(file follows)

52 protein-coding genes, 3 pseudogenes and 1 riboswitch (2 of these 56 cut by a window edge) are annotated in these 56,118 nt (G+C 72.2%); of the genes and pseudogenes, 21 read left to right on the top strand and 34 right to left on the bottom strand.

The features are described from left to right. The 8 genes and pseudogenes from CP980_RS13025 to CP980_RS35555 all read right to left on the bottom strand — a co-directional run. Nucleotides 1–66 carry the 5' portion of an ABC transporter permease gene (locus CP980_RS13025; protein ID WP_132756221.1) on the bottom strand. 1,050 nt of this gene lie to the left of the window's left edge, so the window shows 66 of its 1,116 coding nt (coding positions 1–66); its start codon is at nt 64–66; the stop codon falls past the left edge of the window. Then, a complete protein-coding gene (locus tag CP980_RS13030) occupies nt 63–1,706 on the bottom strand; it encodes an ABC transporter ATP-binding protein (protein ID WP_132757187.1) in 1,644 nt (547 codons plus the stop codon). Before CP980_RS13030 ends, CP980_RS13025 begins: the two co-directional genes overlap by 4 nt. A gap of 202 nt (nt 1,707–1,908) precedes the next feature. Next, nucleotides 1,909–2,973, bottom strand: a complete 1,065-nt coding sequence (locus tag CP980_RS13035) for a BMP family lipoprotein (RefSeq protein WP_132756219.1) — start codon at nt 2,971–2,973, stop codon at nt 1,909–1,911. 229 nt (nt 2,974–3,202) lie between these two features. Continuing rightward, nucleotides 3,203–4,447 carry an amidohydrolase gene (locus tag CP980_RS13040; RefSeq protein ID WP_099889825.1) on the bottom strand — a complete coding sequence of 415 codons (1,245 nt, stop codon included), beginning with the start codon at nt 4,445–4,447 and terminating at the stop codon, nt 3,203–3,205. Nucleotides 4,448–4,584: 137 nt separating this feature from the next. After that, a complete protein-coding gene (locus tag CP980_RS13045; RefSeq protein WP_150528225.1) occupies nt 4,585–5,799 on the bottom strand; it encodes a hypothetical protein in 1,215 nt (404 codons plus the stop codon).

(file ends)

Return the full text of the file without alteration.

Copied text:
52 protein-coding genes, 3 pseudogenes and 1 riboswitch (2 of these 56 cut by a window edge) are annotated in these 56,118 nt (G+C 72.2%); of the genes and pseudogenes, 21 read left to right on the top strand and 34 right to left on the bottom strand.

The features are described from left to right. The 8 genes and pseudogenes from CP980_RS13025 to CP980_RS35555 all read right to left on the bottom strand — a co-directional run. Nucleotides 1–66 carry the 5' portion of an ABC transporter permease gene (locus CP980_RS13025; protein ID WP_132756221.1) on the bottom strand. 1,050 nt of this gene lie to the left of the window's left edge, so the window shows 66 of its 1,116 coding nt (coding positions 1–66); its start codon is at nt 64–66; the stop codon falls past the left edge of the window. Then, a complete protein-coding gene (locus tag CP980_RS13030) occupies nt 63–1,706 on the bottom strand; it encodes an ABC transporter ATP-binding protein (protein ID WP_132757187.1) in 1,644 nt (547 codons plus the stop codon). Before CP980_RS13030 ends, CP980_RS13025 begins: the two co-directional genes overlap by 4 nt. A gap of 202 nt (nt 1,707–1,908) precedes the next feature. Next, nucleotides 1,909–2,973, bottom strand: a complete 1,065-nt coding sequence (locus tag CP980_RS13035) for a BMP family lipoprotein (RefSeq protein WP_132756219.1) — start codon at nt 2,971–2,973, stop codon at nt 1,909–1,911. 229 nt (nt 2,974–3,202) lie between these two features. Continuing rightward, nucleotides 3,203–4,447 carry an amidohydrolase gene (locus tag CP980_RS13040; RefSeq protein ID WP_099889825.1) on the bottom strand — a complete coding sequence of 415 codons (1,245 nt, stop codon included), beginning with the start codon at nt 4,445–4,447 and terminating at the stop codon, nt 3,203–3,205. Nucleotides 4,448–4,584: 137 nt separating this feature from the next. After that, a complete protein-coding gene (locus tag CP980_RS13045; RefSeq protein WP_150528225.1) occupies nt 4,585–5,799 on the bottom strand; it encodes a hypothetical protein in 1,215 nt (404 codons plus the stop codon).